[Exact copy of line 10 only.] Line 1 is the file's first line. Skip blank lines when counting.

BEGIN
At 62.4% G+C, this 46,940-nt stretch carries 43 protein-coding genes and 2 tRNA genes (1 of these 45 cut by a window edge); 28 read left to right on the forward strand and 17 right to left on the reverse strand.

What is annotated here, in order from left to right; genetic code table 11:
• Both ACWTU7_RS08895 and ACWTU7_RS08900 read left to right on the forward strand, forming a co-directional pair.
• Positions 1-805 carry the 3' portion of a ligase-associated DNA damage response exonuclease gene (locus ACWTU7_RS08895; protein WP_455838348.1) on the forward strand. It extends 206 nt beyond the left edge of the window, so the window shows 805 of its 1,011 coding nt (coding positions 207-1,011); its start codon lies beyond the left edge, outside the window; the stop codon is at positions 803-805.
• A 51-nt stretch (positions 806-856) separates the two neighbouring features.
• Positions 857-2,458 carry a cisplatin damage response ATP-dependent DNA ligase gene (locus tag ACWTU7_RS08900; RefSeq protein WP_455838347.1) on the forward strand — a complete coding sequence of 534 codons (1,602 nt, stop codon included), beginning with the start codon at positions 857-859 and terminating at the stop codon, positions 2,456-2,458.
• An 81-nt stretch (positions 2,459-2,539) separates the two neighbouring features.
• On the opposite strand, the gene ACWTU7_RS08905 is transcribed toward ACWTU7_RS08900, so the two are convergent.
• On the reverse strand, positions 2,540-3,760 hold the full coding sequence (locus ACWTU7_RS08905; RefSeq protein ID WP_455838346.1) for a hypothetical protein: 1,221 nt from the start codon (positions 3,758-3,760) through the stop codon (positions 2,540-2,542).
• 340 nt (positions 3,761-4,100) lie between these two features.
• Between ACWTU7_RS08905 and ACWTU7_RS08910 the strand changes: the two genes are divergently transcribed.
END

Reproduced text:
• 340 nt (positions 3,761-4,100) lie between these two features.